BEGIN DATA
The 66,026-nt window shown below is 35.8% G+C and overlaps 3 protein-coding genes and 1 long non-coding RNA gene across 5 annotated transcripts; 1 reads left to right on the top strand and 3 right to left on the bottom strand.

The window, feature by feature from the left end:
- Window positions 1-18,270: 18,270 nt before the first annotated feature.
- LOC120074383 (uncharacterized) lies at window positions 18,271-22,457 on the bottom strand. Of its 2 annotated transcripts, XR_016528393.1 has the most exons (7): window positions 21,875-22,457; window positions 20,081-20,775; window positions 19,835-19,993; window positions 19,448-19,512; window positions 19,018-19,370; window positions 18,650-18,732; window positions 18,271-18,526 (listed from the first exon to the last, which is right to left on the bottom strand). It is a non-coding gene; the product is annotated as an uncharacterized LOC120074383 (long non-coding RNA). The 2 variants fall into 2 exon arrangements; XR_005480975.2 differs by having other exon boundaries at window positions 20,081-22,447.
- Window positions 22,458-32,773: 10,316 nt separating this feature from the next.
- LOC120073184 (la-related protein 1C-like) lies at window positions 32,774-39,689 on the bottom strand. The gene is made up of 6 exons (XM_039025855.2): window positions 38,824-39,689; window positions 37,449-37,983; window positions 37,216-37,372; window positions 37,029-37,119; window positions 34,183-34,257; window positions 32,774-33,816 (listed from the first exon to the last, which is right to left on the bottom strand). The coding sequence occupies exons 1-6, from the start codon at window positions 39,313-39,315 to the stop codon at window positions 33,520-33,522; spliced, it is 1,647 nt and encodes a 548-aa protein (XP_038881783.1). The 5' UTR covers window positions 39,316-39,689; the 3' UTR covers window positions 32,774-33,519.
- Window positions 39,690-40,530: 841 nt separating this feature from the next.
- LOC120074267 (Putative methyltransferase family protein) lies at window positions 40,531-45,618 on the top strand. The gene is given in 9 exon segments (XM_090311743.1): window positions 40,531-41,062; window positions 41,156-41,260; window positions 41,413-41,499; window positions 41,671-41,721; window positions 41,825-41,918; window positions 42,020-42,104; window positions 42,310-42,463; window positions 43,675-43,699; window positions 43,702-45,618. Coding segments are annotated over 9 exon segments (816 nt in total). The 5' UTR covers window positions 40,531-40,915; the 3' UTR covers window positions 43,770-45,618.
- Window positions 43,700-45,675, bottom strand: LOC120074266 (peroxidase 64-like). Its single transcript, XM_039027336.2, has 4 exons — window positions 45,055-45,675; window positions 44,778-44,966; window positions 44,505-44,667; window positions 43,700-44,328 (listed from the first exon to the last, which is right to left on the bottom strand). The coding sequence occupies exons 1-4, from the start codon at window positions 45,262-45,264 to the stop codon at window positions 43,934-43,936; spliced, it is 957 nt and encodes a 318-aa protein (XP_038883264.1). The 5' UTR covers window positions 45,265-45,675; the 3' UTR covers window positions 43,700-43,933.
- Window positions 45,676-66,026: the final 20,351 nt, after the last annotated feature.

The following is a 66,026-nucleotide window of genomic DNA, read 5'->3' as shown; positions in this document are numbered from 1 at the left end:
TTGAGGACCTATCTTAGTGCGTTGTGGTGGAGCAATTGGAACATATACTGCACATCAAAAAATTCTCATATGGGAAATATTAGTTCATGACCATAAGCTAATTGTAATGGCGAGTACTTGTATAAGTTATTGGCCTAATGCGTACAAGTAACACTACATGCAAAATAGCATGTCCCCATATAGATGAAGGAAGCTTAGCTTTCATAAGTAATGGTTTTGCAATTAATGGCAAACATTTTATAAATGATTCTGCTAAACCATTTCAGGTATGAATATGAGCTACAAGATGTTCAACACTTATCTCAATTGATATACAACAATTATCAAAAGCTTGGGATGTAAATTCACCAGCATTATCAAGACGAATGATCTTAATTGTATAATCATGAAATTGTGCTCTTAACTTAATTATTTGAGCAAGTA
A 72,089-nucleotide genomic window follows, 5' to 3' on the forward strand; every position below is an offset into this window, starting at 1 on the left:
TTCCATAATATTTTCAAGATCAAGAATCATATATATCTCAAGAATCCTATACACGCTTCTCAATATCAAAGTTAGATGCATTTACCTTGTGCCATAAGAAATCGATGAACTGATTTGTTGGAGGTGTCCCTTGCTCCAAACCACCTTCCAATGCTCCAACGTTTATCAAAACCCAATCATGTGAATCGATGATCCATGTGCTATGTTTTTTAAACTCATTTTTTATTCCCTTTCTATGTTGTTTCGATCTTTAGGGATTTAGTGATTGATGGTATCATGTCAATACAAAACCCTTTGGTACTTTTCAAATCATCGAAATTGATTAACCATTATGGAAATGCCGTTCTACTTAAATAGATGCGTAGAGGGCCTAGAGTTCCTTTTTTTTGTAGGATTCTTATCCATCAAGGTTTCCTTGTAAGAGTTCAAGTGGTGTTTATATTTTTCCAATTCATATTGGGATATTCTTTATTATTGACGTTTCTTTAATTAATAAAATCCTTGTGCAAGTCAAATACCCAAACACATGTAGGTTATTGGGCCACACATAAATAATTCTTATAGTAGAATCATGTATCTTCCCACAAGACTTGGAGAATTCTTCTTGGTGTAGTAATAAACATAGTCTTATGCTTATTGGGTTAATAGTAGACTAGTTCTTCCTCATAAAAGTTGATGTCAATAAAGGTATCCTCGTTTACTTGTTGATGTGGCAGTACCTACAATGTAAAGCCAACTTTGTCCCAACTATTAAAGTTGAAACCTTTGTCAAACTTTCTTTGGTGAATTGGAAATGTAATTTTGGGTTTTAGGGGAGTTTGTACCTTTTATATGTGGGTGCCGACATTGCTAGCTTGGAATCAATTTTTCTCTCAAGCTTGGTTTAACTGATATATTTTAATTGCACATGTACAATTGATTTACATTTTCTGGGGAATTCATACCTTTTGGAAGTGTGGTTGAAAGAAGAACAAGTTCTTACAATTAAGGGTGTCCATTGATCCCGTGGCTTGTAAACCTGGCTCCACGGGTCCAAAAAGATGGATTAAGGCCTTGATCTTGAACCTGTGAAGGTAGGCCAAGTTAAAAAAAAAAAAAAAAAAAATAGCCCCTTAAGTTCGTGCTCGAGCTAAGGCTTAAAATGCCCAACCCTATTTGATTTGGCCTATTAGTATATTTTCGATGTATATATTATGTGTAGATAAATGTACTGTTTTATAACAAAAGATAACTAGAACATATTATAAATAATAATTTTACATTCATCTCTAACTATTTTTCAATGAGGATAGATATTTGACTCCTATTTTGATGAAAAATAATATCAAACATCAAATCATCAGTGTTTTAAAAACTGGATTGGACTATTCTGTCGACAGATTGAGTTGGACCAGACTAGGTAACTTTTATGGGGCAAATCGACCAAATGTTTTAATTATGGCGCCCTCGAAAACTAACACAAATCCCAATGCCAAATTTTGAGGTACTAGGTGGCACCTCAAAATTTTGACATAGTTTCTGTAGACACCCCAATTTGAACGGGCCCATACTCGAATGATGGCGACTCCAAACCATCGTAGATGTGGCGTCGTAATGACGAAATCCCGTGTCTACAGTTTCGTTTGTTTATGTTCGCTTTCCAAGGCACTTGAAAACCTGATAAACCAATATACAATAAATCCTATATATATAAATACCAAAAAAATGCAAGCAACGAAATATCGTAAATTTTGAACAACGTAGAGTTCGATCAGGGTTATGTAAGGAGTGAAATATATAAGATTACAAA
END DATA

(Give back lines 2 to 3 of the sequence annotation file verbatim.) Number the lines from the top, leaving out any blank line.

The window, feature by feature from the left end:
- Window positions 1-18,270: 18,270 nt before the first annotated feature.